In the recent case of Sher Global Enterprises Pty Ltd v Owners – Strata Plan 31758  NSWSC 1057, the NSW Supreme Court considered whether the failure of an owners corporation to strictly comply with notice requirements set out in the Strata Schemes Management Act 2015 (NSW) (and its 1996 predecessor) in relation to several AGMs would invalidate decisions of the owners corporation made at those meetings. The impugned decisions of the owners corporation in this case related to the striking of levies for the scheme at AGMs held between 2013 and 2017.
The Strata Schemes Management Act 2015 (NSW) has certain requirements as regards the content and service of AGM notices, such as including particular types of motions and financial statements, and serving the notice on owners, first mortgagees or covenant chargees entitled to case a priority vote, and tenants at least 7 days before the meeting. The owners corporation in Sher Global failed to comply with these legislative requirements in several instances.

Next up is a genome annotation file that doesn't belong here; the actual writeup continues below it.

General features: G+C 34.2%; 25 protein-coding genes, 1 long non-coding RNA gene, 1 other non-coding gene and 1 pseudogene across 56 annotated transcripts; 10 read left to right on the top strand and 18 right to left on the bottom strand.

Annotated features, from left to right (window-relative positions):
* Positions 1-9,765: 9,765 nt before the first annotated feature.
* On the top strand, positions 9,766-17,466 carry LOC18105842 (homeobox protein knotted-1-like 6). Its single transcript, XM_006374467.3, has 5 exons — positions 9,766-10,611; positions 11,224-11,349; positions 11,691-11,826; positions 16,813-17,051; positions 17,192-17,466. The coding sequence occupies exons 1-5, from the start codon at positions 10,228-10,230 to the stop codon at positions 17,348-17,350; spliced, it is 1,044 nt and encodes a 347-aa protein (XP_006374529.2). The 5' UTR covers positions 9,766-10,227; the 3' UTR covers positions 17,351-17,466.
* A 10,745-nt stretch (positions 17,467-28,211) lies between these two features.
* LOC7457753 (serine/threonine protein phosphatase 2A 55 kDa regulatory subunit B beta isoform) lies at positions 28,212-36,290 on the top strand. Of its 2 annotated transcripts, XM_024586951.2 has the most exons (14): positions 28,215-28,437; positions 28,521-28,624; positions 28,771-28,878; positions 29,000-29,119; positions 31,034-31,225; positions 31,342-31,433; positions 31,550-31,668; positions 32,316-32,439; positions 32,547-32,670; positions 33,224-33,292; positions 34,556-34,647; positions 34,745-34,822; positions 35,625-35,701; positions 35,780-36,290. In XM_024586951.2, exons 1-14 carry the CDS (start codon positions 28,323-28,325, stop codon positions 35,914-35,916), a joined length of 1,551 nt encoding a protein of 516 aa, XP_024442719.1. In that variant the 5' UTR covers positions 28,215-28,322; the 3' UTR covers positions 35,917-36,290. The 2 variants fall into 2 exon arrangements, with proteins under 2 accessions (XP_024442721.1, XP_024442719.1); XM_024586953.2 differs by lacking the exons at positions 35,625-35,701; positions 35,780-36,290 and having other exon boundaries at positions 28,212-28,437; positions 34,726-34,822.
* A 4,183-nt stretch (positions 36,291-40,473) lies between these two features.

The Court held that, from a practical point of view, an owners corporation’s failure to strictly comply with the requirements of the legislation, at least in so far as the content and service of AGM notices was concerned, did not invalidate the decisions made at those AGMs. This was despite the use of the word “must” in the legalisation potentially implying that strict compliance was necessary.
As Harrison AsJ observed, “the orderly management of strata schemes would not be assisted in anyway [sic] by an interpretation of these clauses as invalidating an AGM for every breach of these clauses”.